The state must not generally oblige citizens to gender

The debate about the use of gender-sensitive language is being conducted as passionately as it is heated by linguists and gender researchers.

The state must not generally oblige citizens to gender

The debate about the use of gender-sensitive language is being conducted as passionately as it is heated by linguists and gender researchers. With Hans-Jürgen Papier, the former President of the Federal Constitutional Court, a prominent legal scholar has now joined the discussion. In a report available to WELT AM SONNTAG on behalf of the Theo Münch Foundation for the German Language, the emeritus university professor examines the question of which constitutional obligations arise from the Basic Law for gendering.

The central finding of the 20-page elaboration is that a state standardization of the language for mandatory use by all citizens in the private and social sphere is a disproportionate encroachment on the general right of personality and "therefore constitutionally inadmissible". The same applies to the schools. "An obligation to use gender-sensitive language in schools is ... also not to be considered appropriate with regard to the goals pursued and is therefore ... to be considered constitutionally inadmissible," says the report. This applies “at least as long as the use of gender-neutral language is not reflected in general language use”. Despite gendering in public service broadcasting and at universities, this "cannot be accepted at this point in time".

The situation is different in legal and official language. It is true that constitutional law does not result in a general obligation for the state to use gender language. Also, "a non-use of gender-appropriate language leaves the constitutional conformity of state action unaffected". For example, the use of the generic masculine in the Basic Law “does not express contempt for persons whose natural sex is not male”. The "Chancellor" of the constitution is not necessarily a man, but "a fictitious, legally abstract subject" in order to simplify the application of the law.

"However, the use of the grammatical masculine form as a generic masculine as a collective form has neither the aim nor the effect of maintaining a privileged position of male persons or of negating the personal claim of respect of women, trans, inter and non-binary persons, but simplifies as before, the general language, which serves the constitutionally anchored as part of the rule of law requirement of comprehensibility, especially in legal jargon," writes Papier.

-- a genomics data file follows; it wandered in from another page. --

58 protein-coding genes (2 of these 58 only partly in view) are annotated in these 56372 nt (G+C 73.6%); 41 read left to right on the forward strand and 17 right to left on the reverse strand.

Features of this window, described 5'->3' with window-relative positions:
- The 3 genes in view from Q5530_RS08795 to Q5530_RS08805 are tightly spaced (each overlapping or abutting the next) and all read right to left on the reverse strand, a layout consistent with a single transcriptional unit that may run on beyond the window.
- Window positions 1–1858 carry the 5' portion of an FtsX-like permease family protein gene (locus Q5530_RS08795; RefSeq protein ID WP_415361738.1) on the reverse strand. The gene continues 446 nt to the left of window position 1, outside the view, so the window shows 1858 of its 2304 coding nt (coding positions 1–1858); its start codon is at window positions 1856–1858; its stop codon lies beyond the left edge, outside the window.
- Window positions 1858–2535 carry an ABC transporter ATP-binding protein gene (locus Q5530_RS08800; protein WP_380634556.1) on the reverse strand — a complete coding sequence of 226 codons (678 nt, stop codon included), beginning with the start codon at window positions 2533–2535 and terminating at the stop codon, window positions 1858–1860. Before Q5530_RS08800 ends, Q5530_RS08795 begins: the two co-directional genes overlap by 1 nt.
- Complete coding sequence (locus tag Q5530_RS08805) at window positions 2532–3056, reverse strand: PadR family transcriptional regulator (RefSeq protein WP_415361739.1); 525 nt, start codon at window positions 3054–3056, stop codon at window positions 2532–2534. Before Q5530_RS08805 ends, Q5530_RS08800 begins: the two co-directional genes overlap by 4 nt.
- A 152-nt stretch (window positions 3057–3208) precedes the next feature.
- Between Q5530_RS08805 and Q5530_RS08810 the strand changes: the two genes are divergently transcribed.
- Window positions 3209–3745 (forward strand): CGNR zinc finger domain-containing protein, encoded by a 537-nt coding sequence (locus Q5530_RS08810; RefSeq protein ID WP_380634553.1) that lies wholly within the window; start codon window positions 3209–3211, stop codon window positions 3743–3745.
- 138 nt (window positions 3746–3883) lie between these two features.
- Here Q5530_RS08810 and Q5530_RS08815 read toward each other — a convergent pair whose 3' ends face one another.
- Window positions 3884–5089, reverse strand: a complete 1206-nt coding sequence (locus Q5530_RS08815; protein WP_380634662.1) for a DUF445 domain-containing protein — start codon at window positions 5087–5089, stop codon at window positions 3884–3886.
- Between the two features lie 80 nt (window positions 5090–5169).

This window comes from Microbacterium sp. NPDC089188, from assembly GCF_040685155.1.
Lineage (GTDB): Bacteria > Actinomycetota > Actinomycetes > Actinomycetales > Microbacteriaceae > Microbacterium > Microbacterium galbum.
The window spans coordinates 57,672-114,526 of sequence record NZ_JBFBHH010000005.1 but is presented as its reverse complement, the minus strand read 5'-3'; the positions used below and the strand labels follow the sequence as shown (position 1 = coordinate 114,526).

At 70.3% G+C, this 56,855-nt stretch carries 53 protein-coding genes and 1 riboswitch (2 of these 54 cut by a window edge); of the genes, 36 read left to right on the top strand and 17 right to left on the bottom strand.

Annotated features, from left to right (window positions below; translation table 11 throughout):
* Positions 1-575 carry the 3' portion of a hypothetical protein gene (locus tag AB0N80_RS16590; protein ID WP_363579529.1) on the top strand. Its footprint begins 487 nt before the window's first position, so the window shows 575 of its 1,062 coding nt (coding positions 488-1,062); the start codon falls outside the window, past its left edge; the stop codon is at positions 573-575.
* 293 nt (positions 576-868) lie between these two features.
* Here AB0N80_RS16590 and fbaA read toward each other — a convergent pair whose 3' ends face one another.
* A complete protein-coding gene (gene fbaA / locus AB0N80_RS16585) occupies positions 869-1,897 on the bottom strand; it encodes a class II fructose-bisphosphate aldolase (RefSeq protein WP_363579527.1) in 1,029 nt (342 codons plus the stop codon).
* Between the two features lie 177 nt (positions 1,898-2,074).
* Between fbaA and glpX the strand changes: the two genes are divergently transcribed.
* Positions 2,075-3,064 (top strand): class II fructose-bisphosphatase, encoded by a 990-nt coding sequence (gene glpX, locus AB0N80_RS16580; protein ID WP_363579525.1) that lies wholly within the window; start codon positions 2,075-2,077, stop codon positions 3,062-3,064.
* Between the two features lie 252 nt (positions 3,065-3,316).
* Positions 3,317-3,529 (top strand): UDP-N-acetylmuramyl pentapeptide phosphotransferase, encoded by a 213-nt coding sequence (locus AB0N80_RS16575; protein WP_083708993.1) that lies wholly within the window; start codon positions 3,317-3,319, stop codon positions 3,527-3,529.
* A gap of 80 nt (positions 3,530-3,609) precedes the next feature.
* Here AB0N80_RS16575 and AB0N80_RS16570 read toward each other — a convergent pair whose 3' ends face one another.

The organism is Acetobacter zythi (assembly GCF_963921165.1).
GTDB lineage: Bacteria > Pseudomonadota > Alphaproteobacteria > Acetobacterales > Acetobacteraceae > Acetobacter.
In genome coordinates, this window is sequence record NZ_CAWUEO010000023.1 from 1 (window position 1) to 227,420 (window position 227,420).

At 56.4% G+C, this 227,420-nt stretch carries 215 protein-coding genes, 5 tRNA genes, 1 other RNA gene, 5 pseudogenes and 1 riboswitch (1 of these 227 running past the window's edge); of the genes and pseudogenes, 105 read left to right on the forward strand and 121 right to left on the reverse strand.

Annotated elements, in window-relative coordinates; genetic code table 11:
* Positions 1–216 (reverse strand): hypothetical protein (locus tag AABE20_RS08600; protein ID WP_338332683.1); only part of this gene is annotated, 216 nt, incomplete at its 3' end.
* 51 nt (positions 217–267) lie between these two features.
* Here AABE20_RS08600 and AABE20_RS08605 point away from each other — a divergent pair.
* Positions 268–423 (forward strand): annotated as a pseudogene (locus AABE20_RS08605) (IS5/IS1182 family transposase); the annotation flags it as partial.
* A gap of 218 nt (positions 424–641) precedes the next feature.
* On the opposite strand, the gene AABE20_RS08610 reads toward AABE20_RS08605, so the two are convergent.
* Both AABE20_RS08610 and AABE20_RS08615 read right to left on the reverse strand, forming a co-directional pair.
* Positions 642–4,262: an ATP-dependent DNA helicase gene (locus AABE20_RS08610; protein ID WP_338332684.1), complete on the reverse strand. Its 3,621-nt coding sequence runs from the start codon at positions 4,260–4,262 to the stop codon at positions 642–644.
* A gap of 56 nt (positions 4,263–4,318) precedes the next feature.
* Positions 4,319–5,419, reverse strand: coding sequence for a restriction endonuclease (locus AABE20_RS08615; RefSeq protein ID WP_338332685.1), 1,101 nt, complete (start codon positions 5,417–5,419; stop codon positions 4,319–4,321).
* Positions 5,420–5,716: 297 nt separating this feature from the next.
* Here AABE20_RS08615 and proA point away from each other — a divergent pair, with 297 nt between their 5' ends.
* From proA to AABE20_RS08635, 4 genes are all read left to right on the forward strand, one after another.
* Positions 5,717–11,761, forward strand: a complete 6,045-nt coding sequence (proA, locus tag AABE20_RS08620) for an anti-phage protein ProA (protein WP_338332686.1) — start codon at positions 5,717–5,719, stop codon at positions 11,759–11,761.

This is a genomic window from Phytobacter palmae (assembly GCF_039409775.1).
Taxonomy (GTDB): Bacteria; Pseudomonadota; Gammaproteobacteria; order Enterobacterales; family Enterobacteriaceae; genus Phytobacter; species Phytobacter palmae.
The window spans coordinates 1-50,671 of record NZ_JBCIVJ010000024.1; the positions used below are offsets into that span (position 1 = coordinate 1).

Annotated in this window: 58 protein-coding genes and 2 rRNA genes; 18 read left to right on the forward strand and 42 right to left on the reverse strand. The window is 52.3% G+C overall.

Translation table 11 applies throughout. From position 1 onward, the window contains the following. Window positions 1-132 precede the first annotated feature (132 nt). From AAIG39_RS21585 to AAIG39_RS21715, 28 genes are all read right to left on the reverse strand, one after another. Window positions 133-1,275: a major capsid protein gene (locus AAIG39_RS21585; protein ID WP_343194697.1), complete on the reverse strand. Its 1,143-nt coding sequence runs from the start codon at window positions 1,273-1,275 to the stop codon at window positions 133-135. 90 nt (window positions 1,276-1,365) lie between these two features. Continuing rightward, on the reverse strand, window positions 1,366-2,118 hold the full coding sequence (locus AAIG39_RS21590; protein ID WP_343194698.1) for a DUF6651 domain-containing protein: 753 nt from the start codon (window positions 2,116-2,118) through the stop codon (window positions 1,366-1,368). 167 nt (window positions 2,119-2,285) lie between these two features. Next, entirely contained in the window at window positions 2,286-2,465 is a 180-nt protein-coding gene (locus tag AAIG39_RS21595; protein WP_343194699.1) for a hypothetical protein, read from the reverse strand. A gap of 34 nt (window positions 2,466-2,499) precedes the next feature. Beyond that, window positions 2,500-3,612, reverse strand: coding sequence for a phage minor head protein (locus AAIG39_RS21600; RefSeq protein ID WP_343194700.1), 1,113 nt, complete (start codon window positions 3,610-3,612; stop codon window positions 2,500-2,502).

Gender-equitable language could even lose the primary function of language, i.e. make communication more difficult, due to "overly differentiating in every conceivable case and insider language with long word combinations and expressions that are often only understandable to certain circles, such as LGBTQIA*". In any case, the generic masculine noun is not a violation of the principle of equal rights and the general right of personality of the Basic Law.

On the other hand, the report states "that the use of gender-neutral official and legal language within the limits shown does not constitute a violation of the Basic Law". The essential limit is therefore the legibility and comprehensibility of the legal language: "Especially in the legal and especially in the legal language terms have an ordering function, which are able to address the affected individual cases in the best possible way through the most concise and yet precise formulations possible." Comprehensibility is maintained , it is “up to the legislative bodies … whether and how they want to use gender-equitable language”. This applies to the federal legislature, the federal states, legal ordinances and administrative regulations, or the universities.

In the official language of state institutions, which, for example, are "explicitly addressed to individual citizens" in administrative acts, "the correct gender-specific form of address should always be used". This results “from the personal claim to respect and the self-image of these people with regard to their self-perceived gender affiliation”, which are protected by general personality rights. This could also mean that forms should be addressed in a gender-fair manner.